The Delfonics – “Adrian Younge Presents The Delfonics”
Don’t let the name of this album confuse you. This is a William Hart solo album, with Adrian Younge producing, playing the instruments, and co-writing the songs. Well, maybe it’s better framed as an Adrian Younge solo album with William Hart singing and writing most of the lyrics. Whatever the case, it’s definitely not a Delfonics album.
William Hart was the founding member of the Delfonics, a group whose recordings have become more celebrated in the underground years later than they were as they were being created (with a few exceptions). Adrian Younge is a multi-instrumentalist, producer, and record store owner who has been creating lots of inspired updates of traditional sounds lately. The Delfonics had a rotating cast for most of their existence, so it’s not that weird that Younge and Hart use the “Delfonics” name now. The problem is that this album is better than much of what the Delfonics released.
Although this album only involves one actual Delfonic, Hart’s falsetto was the most unique aspect of the group’s sound. This uniqueness makes it a perfect fit for Younge’s eccentric production. Hip hop grew out of soul in large part, and many of the most popular hip hop artists of the 90’s relied heavily on soul samples. Thus Nas, Biggie Smalls, Missy Elliot, and various Wu Tang projects sample the Delfonics at different times. The Fugees even made a 90’s hit out of a mostly straightforward cover of a Delfonics song: “Ready or Not Here I Come (Can’t Hide from Love).” Part of the reason that the Delfonics’ sound works well in hip hop is that their songs often don’t have a prominent beat, so they get more interesting when someone adds one.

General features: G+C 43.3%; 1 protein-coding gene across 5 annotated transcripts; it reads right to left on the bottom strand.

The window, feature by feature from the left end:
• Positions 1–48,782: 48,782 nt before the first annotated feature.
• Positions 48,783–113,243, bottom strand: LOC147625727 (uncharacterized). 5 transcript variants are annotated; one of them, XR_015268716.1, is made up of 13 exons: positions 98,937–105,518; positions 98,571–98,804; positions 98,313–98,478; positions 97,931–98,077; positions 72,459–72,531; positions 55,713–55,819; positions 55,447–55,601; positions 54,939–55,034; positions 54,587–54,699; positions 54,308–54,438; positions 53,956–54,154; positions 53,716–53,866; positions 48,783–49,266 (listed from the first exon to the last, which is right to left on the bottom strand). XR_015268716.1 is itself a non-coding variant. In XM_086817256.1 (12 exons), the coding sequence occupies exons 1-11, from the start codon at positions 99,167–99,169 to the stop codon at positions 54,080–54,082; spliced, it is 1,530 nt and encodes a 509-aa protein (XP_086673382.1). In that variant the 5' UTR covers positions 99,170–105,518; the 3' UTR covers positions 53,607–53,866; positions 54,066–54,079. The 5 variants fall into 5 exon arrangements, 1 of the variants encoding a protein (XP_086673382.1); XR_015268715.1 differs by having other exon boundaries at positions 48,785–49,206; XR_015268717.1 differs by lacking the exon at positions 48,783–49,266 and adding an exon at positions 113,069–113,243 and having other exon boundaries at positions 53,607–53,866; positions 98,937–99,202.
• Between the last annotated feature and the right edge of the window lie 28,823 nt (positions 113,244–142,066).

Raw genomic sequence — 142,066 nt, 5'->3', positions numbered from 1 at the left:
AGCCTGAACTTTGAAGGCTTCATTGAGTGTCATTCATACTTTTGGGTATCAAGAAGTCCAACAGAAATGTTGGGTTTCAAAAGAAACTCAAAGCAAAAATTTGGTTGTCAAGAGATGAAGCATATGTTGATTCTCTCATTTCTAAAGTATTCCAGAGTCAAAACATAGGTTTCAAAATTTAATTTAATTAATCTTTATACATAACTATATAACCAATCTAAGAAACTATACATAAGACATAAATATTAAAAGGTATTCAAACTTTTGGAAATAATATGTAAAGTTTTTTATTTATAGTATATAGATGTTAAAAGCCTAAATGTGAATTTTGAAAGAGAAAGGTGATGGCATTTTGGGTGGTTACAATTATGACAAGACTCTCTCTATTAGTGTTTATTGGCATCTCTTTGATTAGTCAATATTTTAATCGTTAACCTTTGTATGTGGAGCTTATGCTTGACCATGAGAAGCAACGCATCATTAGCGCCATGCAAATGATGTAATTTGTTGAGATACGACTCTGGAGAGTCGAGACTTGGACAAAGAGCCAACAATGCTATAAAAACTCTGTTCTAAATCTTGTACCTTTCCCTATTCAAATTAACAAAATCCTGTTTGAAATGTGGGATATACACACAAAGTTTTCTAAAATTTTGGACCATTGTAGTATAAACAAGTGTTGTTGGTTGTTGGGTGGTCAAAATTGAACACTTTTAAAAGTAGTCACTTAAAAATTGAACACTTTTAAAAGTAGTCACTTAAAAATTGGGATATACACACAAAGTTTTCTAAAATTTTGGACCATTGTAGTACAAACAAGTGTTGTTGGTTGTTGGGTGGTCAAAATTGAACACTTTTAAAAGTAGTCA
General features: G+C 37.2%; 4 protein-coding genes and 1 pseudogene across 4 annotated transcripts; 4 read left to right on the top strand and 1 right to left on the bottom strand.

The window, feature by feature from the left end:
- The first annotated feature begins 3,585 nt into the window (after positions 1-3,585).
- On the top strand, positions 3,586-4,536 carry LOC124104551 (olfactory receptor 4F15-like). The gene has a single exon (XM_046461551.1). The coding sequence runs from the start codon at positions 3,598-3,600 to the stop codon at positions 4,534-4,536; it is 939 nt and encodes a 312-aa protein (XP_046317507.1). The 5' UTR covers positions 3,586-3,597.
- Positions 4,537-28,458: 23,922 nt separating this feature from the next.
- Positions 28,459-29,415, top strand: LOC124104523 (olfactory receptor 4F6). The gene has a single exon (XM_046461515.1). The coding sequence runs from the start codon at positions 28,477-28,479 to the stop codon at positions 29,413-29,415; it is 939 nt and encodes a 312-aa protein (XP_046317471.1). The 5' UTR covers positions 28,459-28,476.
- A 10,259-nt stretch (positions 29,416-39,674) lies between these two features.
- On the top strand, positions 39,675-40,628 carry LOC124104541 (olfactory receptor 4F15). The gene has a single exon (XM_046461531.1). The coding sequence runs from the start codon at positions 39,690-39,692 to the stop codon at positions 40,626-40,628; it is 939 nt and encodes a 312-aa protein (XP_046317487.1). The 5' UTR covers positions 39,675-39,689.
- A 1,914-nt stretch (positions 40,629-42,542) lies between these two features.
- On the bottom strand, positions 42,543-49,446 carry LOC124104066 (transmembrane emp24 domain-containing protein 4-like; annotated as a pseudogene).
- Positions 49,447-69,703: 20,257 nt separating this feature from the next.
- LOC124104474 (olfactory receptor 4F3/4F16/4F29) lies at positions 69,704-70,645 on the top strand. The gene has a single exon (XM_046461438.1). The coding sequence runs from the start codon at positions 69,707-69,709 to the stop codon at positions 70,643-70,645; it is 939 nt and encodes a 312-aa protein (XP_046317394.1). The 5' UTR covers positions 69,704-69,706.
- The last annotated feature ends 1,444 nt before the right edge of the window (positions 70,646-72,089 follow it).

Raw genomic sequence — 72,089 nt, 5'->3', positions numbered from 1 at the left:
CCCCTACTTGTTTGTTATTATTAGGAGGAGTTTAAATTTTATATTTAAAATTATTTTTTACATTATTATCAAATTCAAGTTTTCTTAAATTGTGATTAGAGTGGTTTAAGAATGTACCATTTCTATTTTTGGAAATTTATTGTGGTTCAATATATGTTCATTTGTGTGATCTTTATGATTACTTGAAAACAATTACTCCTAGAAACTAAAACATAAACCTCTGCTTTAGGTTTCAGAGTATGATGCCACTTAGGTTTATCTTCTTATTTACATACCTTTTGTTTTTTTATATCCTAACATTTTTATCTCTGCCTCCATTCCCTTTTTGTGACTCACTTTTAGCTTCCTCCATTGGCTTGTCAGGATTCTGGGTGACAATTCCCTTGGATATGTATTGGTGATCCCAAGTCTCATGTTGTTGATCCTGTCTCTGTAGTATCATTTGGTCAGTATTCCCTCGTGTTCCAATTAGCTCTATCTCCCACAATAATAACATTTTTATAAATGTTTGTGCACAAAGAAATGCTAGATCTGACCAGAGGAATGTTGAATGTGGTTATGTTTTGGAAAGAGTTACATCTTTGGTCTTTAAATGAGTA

This album is somehow true to the original Delfonics sound without actually sounding boring or stale–and without sounding much like the Delfonics. This is partly because the drums are often more complex, but more importantly this album showcases Hart’s quirky vocals amid a soul backdrop with influences of the spaghetti western compositions of Ennio Morricone and various strains of psychedelia. Adrian Younge understands old soul as well as he understands what has come since, and the new soul sounds that he’s creating are the some of the most interesting updates of an old genre that exist, in a time when many are updating (or rehashing) old genres.
Listen to this album. Make babies. Find more stuff by Adrian Younge. Repeat.
Review by Shaw Ketels.